Time spent in healthcare settings is typically when we’re at our most vulnerable, and perhaps our most human. That's why empathy and attentiveness are such treasured qualities among medical professionals.
So we think it’s quite telling that artificial intelligence (AI) is gaining particular velocity in the world of healthcare, where affective skills come at such a premium. As we’ve written previously, AI coverage that focuses on its threat to human jobs generally misses the mark. Instead, AI is much more likely to augment, rather than supersede, human potential.
AI tools complement people’s ingenuity and multiply its outputs. In the field of healthcare, that means maximising the conditions for people to live longer, happier lives.
Human-centric AI is already sweeping through healthcare, with much more innovation still to come. But who benefits?
The true measure of a healthcare innovation is whether it helps people live better lives. So far, AI augurs well on that front, both in and out of clinical settings.
The benefits for patients start a long time before they come into hospital. Last year, I wrote about the complex web of internet-connected wearable devices available to the public. Each day, these tools’ biosensors produce unfathomable quantities of data. When fed to predictive analytics algorithms, this data could pave the way for breakthroughs in diagnostics. Increased rates of early detection would save many lives.
Deep learning models are already advancing diagnostic practices for cardiovascular disease. If brought to bear on cancer, these methods could pick up countless cases before they’ve had a chance to spread.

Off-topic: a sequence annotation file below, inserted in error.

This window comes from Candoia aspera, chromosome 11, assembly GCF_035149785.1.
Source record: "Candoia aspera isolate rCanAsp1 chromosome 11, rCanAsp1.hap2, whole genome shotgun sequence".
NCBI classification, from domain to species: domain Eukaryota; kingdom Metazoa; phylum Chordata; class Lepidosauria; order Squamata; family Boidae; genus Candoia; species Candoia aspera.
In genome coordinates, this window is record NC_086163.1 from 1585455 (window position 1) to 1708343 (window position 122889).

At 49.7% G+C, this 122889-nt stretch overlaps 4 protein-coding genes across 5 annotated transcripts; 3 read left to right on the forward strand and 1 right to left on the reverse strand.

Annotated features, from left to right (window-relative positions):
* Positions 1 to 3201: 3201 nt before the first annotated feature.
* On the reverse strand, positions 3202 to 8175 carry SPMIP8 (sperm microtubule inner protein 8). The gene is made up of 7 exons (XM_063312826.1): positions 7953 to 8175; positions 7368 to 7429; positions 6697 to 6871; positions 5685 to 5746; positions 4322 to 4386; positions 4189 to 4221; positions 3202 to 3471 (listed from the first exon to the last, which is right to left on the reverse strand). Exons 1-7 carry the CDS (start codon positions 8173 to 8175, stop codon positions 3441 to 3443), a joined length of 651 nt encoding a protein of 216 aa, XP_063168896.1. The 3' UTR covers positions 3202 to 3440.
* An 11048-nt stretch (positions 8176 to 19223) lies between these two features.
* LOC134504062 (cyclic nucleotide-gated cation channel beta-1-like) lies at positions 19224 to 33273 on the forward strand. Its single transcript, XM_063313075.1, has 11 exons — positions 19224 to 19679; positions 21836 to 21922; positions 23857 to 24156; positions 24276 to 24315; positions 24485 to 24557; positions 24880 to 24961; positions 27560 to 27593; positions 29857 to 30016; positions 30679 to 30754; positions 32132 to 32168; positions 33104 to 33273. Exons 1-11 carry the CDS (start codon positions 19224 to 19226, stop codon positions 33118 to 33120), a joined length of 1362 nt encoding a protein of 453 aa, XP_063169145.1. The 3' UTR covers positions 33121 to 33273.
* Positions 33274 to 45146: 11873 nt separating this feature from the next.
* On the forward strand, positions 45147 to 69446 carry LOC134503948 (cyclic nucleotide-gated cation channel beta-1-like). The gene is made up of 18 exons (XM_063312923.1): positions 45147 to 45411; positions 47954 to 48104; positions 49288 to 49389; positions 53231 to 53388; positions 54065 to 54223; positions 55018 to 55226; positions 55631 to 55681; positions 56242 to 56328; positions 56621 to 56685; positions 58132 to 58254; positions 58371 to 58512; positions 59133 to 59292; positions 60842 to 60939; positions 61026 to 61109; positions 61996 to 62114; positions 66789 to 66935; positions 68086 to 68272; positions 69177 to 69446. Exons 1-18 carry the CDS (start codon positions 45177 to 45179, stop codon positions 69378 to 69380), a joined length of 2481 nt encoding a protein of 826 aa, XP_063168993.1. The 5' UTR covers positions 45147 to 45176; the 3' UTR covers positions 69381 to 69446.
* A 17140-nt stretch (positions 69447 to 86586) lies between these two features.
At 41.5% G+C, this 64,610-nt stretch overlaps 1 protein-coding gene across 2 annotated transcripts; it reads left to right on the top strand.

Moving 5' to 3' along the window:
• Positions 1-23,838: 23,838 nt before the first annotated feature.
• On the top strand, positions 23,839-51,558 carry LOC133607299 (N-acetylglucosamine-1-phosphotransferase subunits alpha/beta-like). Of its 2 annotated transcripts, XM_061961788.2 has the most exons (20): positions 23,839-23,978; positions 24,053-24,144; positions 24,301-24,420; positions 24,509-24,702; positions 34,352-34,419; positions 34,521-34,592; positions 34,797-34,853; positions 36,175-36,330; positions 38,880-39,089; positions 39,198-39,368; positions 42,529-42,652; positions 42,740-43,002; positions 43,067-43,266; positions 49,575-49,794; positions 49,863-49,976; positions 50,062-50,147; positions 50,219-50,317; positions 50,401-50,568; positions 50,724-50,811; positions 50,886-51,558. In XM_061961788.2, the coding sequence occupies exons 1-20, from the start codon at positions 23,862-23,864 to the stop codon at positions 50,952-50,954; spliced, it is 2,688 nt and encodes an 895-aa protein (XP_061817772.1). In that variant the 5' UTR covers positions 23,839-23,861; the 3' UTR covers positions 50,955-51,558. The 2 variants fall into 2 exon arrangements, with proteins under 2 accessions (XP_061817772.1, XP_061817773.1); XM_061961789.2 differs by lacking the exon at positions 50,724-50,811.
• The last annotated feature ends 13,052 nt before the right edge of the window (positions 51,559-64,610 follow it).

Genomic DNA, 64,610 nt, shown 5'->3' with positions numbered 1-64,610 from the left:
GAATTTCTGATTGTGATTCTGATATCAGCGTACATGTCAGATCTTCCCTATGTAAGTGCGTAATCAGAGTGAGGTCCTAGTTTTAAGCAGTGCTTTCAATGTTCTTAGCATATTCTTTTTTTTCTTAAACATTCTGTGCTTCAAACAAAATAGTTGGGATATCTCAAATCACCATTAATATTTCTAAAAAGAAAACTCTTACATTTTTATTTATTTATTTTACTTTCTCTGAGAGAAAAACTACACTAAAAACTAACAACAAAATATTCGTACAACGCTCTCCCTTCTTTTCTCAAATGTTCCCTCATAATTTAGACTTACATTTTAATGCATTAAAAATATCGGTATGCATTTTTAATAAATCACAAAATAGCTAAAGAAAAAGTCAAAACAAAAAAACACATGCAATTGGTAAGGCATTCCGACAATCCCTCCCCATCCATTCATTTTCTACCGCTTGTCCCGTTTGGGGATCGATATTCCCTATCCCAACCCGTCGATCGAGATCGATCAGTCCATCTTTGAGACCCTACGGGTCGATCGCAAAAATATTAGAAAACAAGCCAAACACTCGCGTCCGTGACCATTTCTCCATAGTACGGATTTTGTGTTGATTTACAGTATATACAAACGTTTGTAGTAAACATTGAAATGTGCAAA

AI’s uses in disease management work similarly. Smart insulin pumps can now automate delivery by monitoring diabetics’ blood sugar levels.
As the technology matures, drug therapies and treatment regimes will become more personalised.
Communication is a huge part of effective healthcare. Large language models (LLM) are now being fashioned into virtual staff. These chatbots provide round-the-clock consultation, whenever and wherever nurses aren't available.
Medical professionals and healthcare services
Nobody goes into medicine or nursing for a quiet life.
But levels of stress and burnout in these professions are reaching a crisis point. In this context, AI couldn’t have come at a better time.
For healthcare staff, patient-facing duties make up just one part of the daily routine. The weight of administrative tasks can drive talented practitioners out of the profession.
But AI can now handle many of these procedures, whether managing medical records or staff. The hope is that enough of these processes can be automated to cause real improvements in the working conditions of the typical doctor or nurse. Healthcare services may see a much-needed uptick in retention.
AI is set to underpin a new raft of clinical decision support (CDS) applications. Of course, nobody should be going to ChatGPT for medical advice, least of all doctors. But specialist, healthcare-oriented LLMs, trained on the strongest body of evidence and tested for unfailing accuracy, could help clinicians’ make the best decisions. It may be just a matter of time till the first prototype arrives.
Pharmaceutical researchers work a long way back from the frontlines of medicine. But the compounds they identify make all the difference to care.